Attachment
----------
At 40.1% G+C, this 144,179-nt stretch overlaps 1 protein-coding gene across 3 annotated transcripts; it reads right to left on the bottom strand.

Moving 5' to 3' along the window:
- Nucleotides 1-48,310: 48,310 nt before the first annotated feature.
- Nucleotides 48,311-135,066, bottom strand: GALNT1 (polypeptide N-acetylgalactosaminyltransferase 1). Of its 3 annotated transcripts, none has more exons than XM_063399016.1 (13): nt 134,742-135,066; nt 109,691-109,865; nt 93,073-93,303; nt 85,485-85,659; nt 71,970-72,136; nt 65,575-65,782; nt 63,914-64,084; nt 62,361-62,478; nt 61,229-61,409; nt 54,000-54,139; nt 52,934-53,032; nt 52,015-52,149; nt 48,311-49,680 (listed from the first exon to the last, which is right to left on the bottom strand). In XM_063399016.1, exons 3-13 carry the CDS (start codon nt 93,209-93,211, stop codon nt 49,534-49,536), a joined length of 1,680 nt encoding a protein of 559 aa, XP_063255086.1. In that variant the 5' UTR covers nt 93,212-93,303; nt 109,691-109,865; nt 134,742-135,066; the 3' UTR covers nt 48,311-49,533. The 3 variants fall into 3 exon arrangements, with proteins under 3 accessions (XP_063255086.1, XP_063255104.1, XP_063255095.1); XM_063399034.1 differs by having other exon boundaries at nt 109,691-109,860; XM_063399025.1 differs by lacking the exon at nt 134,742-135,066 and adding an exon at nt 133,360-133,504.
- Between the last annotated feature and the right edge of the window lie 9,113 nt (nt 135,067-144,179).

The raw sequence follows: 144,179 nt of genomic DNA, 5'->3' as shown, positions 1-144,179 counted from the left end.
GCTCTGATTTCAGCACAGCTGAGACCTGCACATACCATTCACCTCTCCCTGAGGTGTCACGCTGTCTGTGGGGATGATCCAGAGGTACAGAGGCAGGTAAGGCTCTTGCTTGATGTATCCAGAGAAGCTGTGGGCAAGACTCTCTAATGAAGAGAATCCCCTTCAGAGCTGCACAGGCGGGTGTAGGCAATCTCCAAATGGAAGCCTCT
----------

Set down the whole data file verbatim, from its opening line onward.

At 40.1% G+C, this 144,179-nt stretch overlaps 1 protein-coding gene across 3 annotated transcripts; it reads right to left on the bottom strand.

Moving 5' to 3' along the window:
- Nucleotides 1-48,310: 48,310 nt before the first annotated feature.
- Nucleotides 48,311-135,066, bottom strand: GALNT1 (polypeptide N-acetylgalactosaminyltransferase 1). Of its 3 annotated transcripts, none has more exons than XM_063399016.1 (13): nt 134,742-135,066; nt 109,691-109,865; nt 93,073-93,303; nt 85,485-85,659; nt 71,970-72,136; nt 65,575-65,782; nt 63,914-64,084; nt 62,361-62,478; nt 61,229-61,409; nt 54,000-54,139; nt 52,934-53,032; nt 52,015-52,149; nt 48,311-49,680 (listed from the first exon to the last, which is right to left on the bottom strand). In XM_063399016.1, exons 3-13 carry the CDS (start codon nt 93,209-93,211, stop codon nt 49,534-49,536), a joined length of 1,680 nt encoding a protein of 559 aa, XP_063255086.1. In that variant the 5' UTR covers nt 93,212-93,303; nt 109,691-109,865; nt 134,742-135,066; the 3' UTR covers nt 48,311-49,533. The 3 variants fall into 3 exon arrangements, with proteins under 3 accessions (XP_063255086.1, XP_063255104.1, XP_063255095.1); XM_063399034.1 differs by having other exon boundaries at nt 109,691-109,860; XM_063399025.1 differs by lacking the exon at nt 134,742-135,066 and adding an exon at nt 133,360-133,504.
- Between the last annotated feature and the right edge of the window lie 9,113 nt (nt 135,067-144,179).

The raw sequence follows: 144,179 nt of genomic DNA, 5'->3' as shown, positions 1-144,179 counted from the left end.
GCTCTGATTTCAGCACAGCTGAGACCTGCACATACCATTCACCTCTCCCTGAGGTGTCACGCTGTCTGTGGGGATGATCCAGAGGTACAGAGGCAGGTAAGGCTCTTGCTTGATGTATCCAGAGAAGCTGTGGGCAAGACTCTCTAATGAAGAGAATCCCCTTCAGAGCTGCACAGGCGGGTGTAGGCAATCTCCAAATGGAAGCCTCT